- For cant, humbug and moral spinelessness, this took some beating.
- It annoyed Flaubert mightily that purveyors of political cant should be greeted with more ballyhoo than gifted poets.
- Most orthodox historians think that comments like these are mere hypocritical cant.
- The history of various families in Athy, their way of life, religion, superstition, Traveller cures and the Traveller language or cant are all documented.
- Fagin, Sykes and Dodger use much more Dickensian language and pepper their sentences with thieves' cant.
- Some were familiar with the culture of the London underworld, and thieves' cant became the ‘flash’ language of the barracks and factories.
- Such poets as these, and Lowell especially, gave rise to the critics' cant phrase, ‘confessional poetry’, which is seriously unhelpful.
- There is, to be sure, room for adjustment to the GST tax base, most of which should take the form of ‘rollback’, to adopt the cant phrase of the day.
- In literary conversations, he is only capable of repeating cant phrases and dropping names.
verbo[no object] dated Volver al principio
- They have tried upon me all their various batteries of pious whining, hypocritical canting, lying and slandering.
- For someone who's worked in the media for 10 years, the idea that illicit passion is not part of that is such nonsense that I think maybe it's time some of the canting stopped.
- Imitating the canting voice of a hypocritical preacher, Douglass then gave a several-paragraph sermon based on the principle that obedience to the slavemaster is obedience to God.
early 16th century: probably from Latin cantare 'to sing' (see chant). The early meaning was 'musical sound, singing'; in the mid 17th century this gave rise to the senses 'whining manner of speaking' and 'form of words repeated mechanically in such a manner' (for example a beggar's plea), hence 'jargon' (of beggars and other such groups).
- She leaned against the bulkhead canting her head with a sigh.
- This holster can also be canted from a vertical position to a grip-forward or muzzle-forward position.
- Hand-made of fine leather and trimmed in exotic alligator, the holster can be positioned straight, or canted forward for even more versatility.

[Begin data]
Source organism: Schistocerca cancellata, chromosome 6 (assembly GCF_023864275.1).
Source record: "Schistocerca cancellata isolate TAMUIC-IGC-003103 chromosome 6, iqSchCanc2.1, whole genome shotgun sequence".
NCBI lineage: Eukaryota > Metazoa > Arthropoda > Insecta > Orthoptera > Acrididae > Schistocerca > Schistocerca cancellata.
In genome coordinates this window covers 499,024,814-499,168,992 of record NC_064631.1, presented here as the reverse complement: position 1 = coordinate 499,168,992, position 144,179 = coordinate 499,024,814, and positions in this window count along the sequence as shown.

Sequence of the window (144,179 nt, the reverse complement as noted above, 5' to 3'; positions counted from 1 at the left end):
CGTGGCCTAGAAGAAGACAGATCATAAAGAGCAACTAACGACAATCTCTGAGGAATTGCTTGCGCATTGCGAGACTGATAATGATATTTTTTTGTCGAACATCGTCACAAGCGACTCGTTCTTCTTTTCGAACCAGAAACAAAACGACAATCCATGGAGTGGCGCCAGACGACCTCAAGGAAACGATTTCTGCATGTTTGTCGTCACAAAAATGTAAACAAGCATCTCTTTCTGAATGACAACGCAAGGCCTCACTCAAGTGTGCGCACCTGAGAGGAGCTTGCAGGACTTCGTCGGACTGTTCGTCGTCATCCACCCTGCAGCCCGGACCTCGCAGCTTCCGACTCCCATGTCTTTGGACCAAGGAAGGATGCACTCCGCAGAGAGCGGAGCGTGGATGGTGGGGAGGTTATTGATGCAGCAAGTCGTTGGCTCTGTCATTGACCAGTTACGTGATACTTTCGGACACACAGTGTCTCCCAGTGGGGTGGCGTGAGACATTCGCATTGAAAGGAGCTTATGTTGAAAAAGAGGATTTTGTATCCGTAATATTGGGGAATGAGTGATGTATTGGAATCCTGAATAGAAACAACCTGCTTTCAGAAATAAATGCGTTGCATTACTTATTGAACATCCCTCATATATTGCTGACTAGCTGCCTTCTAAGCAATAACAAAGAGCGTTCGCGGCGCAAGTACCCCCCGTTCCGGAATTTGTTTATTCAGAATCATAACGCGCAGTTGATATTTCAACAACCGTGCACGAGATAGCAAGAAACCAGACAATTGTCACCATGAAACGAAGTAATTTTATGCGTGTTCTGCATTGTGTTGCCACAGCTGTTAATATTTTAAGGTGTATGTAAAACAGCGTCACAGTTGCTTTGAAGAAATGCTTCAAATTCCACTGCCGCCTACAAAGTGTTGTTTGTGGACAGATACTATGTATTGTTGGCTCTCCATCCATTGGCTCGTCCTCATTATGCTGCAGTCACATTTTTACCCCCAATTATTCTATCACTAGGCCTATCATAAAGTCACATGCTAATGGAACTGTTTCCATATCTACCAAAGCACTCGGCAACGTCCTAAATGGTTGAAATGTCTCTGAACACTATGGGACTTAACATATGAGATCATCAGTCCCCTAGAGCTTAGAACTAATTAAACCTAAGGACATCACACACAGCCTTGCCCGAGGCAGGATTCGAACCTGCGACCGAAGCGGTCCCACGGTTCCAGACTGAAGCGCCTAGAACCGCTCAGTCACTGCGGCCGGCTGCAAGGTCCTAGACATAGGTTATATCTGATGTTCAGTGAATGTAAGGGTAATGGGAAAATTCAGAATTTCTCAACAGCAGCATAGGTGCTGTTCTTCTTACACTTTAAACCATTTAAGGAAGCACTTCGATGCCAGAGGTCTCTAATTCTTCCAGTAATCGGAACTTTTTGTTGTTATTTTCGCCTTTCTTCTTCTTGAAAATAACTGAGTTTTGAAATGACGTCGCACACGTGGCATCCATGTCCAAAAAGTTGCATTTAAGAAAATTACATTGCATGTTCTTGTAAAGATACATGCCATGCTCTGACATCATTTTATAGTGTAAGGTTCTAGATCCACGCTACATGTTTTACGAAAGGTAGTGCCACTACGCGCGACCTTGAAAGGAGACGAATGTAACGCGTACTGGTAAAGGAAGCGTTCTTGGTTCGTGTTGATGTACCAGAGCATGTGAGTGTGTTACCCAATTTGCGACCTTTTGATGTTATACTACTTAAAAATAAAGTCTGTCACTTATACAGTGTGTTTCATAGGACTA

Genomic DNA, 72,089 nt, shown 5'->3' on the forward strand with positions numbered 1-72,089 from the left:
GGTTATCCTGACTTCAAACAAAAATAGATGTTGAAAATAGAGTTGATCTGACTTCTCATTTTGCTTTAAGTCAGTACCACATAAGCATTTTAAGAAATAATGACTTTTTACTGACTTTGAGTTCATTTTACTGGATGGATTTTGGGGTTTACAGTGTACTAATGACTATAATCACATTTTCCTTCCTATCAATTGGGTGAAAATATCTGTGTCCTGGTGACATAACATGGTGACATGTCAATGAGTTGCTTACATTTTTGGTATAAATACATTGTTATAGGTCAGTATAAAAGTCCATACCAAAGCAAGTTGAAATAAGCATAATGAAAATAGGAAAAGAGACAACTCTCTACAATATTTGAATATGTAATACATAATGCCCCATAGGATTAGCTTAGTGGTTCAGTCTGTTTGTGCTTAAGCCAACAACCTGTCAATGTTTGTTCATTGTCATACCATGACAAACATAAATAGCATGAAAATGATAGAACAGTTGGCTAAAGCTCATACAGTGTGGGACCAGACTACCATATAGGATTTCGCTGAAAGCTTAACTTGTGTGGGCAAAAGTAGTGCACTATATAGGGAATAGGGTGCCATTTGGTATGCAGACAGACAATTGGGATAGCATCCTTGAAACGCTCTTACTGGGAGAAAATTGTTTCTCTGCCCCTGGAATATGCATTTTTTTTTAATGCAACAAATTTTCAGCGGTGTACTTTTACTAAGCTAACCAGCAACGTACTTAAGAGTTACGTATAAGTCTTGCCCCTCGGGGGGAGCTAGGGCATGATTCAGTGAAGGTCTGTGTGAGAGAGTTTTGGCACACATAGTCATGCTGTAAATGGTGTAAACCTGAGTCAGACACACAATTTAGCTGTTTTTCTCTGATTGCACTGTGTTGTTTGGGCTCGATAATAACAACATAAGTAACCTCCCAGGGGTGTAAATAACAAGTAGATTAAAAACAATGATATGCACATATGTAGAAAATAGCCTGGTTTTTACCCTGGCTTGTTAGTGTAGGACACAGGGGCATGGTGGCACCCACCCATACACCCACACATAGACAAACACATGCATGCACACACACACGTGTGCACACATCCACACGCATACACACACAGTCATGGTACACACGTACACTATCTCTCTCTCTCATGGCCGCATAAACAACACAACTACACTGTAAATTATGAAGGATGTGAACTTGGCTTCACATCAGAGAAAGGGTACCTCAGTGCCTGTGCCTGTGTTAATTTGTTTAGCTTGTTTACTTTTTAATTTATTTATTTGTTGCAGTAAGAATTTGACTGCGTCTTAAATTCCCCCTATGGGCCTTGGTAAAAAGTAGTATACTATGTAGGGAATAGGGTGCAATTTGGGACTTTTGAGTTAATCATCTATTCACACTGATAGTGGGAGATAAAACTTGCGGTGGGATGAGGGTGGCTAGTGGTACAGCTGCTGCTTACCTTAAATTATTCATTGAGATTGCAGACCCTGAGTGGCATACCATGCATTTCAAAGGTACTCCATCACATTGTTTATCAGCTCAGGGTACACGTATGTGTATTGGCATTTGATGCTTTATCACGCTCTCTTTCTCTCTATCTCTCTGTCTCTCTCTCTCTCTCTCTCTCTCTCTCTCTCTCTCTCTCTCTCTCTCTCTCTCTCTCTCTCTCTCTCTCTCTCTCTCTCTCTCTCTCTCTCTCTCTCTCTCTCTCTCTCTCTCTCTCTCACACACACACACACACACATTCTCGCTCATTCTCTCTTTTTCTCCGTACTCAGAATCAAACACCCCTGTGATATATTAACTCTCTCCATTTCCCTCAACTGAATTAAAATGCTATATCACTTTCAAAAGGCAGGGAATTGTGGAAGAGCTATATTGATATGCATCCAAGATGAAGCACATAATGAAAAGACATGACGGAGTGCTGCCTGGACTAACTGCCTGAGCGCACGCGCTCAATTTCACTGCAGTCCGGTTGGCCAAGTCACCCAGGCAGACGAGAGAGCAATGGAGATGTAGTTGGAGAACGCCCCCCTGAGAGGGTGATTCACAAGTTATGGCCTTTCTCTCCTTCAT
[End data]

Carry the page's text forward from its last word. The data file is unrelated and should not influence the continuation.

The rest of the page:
- The ship canted, slipping from its high and imperious plane as three missiles slammed into the armour, their icy casings erupting into a sundering coldfire ball that burned in the craters.
- The ship canted and slipped to one side, tables and chairs going flying with an awful crash as the floor undulated like a sea and tried to become one with the wall.
- Just then, the entire vessel canted to one side, as if thrown there by some unimaginable force.
sustantivoVolver al principio
- Then you can reconfigure the mag carrier to a straight vertical or drop-down pull and adjust the holster to a slight cant or straight draw angle for a day at the range or concealed carry.
- The three components of alignment are horizontal, vertical and cant, regardless of the typical cross sections encountered.
- In his view the problem was caused by the cant not being placed so as to abut the vertical inside wall of the parapet, thus allowing a space between the vertical surface of the cant and the vertical inside surface of the parapet.
- Yet, MB did not know even the basic dimensions of wood used in Japanese house construction and was opposed by the sogo shosha it had relied on to export its cants.
- Because the Micromill SLP5000D is self-reliant it can be set up in remote locations including new burn areas to process small logs into cants and dimension lumber.
Middle English (denoting an edge or brink): from Middle Low German kant, kante, Middle Dutch cant 'point, side, edge', based on a Romance word related to medieval Latin cantus 'corner, side'.